So, I hear you ask, what is it exactly that you like? Here's a brief snapshot...

Any sort of low budget genre film, Horror, Sci-fi, action, Martial Arts (especially Ninjas!), Zombies, Cannibals, Giallo, Spaghetti Westerns, Women-In-Prison, Japanese monster movies, Exploitation, Sexploitation, Blaxploitation, Nunsploitation, Ilsa and related Nazi flicks, Softcore, Hardcore (Features, not Gonzo), Hammer, Amicus, Russ Meyer, Roger Corman, Dario Argento and all the other Italian greats, Coffin Joe, Foreign Films, bizarre niches and fetishes like Superheroines, Sword & Sorcery, John Carpenter, George A. Romero, Pulps and Cliffhanger Serials, Comics, Seduction Cinema, Full Moon, The Asylum, Jean Rollin, Salvation Films, Cannon, and much, much more besides.

If we share any of these in common, then it's fair to say that we will see eye to eye somewhere along the line in terms of taste.

Rather than attempt to make money from my blog, some of my items will earn me store credit with Amazon if people click through and buy them...this means I can re-invest my ill-gotten gains in more cool books and movies to review, rather than taking the cash and frittering it away elsewhere in less wholesome pursuits, like hookers. I don't have an Amazon Wishlist because I'm not a hot chick, and every red-blooded man knows the easy way to get something for nothing is with a vagina, or rather the lingering promise thereof. Also, I find the whole concept of them to be kind of creepy (wishlists that is, not girls and their vaginas...well, unless they have tons of 'intimate piercings', that is!), and the online equivalent of a 'gateway drug' for nascent cyber-stalkers, or indeed any kind of stalker for that matter.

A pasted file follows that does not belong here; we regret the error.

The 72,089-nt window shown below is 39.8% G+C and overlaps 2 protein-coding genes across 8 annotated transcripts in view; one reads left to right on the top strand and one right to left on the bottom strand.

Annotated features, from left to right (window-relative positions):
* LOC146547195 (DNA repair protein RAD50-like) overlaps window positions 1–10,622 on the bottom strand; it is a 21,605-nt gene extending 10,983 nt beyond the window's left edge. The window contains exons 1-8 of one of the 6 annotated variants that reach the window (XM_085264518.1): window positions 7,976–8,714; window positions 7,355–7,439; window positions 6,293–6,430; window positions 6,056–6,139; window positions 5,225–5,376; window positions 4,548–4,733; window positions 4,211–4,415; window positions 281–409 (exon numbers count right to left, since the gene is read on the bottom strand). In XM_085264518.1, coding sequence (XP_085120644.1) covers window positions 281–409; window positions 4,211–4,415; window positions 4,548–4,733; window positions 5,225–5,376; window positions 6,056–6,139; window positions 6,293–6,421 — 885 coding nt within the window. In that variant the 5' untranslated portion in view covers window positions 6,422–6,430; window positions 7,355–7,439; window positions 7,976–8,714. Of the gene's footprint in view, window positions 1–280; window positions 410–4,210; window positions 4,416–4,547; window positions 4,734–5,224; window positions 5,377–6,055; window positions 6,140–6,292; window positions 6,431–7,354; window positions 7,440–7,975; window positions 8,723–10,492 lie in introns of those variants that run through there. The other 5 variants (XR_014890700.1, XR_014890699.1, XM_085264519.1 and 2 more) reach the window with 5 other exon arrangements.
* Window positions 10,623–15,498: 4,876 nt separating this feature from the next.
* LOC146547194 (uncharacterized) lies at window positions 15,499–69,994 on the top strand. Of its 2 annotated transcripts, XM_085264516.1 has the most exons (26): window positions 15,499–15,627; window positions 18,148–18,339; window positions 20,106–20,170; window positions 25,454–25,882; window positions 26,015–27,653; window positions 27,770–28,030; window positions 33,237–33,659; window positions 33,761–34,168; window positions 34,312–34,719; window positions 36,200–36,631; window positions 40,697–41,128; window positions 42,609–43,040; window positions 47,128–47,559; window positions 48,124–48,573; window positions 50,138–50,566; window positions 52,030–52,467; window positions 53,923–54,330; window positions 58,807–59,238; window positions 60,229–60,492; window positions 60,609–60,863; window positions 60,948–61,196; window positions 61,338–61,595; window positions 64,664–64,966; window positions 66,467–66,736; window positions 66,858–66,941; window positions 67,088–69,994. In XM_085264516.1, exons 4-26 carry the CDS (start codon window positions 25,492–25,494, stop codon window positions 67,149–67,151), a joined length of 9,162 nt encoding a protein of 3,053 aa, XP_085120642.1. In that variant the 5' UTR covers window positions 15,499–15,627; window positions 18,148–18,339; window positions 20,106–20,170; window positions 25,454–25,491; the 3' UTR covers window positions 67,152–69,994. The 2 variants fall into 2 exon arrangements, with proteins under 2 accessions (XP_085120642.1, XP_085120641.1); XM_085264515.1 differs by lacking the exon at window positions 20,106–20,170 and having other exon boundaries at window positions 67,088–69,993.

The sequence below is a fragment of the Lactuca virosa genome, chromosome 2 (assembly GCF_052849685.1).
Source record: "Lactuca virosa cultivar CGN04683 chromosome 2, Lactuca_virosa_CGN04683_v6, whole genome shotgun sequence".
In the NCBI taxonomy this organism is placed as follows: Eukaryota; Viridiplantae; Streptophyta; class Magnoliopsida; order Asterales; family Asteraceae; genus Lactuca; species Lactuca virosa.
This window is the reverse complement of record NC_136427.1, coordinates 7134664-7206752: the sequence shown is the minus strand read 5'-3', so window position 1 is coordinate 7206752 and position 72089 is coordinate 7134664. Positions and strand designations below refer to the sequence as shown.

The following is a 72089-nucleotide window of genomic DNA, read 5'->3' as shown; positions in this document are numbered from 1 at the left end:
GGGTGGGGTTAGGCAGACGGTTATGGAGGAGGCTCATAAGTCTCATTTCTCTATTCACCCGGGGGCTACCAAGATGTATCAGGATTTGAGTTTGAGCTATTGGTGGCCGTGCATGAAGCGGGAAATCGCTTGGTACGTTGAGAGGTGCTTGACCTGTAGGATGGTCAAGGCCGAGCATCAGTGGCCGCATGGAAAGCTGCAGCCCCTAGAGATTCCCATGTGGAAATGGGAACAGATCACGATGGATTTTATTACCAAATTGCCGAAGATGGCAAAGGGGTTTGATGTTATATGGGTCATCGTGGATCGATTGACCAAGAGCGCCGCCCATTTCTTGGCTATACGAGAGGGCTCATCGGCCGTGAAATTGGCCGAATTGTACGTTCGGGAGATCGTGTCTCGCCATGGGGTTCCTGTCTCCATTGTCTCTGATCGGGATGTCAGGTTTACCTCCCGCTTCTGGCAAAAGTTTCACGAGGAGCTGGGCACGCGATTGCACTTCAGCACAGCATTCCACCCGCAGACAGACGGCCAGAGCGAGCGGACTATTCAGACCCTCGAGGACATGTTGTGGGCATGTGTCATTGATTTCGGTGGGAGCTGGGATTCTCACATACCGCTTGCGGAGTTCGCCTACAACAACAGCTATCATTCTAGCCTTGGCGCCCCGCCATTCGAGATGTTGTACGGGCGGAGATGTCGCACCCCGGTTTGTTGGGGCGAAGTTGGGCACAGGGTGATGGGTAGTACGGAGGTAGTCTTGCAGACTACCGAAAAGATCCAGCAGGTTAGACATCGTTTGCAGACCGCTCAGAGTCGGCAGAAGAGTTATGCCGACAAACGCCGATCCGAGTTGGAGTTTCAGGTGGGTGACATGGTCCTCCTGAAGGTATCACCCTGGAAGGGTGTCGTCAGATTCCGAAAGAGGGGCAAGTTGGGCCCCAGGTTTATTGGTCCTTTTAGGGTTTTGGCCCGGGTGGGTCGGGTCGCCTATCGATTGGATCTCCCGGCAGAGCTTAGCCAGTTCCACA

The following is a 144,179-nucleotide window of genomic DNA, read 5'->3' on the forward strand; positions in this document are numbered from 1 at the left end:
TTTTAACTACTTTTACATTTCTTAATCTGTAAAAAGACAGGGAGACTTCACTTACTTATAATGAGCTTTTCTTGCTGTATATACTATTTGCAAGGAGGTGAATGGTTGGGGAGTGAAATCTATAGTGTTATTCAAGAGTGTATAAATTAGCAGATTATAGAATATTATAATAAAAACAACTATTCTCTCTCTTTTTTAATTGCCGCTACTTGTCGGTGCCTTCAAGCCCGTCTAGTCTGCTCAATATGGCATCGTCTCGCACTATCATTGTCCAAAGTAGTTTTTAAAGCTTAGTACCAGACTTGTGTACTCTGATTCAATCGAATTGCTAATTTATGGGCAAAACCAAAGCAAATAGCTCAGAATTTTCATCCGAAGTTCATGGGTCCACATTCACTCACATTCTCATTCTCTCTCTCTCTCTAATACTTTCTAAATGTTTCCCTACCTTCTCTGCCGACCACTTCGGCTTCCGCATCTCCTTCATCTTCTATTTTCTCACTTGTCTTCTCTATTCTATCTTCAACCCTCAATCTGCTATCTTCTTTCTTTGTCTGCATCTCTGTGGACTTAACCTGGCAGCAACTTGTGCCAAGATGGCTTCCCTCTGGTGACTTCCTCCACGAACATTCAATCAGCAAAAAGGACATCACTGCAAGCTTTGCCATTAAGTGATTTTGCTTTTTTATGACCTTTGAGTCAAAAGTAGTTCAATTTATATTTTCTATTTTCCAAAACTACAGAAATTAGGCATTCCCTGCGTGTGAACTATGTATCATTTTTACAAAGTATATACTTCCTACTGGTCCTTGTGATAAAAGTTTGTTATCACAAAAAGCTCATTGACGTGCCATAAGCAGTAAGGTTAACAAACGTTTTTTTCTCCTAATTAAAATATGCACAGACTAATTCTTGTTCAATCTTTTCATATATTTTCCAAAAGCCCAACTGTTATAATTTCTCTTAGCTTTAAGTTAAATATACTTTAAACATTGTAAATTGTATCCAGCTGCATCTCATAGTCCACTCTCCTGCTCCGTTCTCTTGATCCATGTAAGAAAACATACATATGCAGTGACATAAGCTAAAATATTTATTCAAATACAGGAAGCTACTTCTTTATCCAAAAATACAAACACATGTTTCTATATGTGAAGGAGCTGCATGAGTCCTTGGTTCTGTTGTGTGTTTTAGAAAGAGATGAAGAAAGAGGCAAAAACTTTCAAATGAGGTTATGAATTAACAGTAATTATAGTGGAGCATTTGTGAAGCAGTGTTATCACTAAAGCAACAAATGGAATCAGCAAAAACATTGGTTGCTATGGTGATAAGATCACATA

Thus, I will instead be sharing my thoughts about what item I plan to buy next with the accrued credit, and soliciting reader opinion on what to go for via polls, and am more than happy to go along with the majority vote. But for now I've got a stack of my own awesome books and movies to plough through and review, so let's get to it!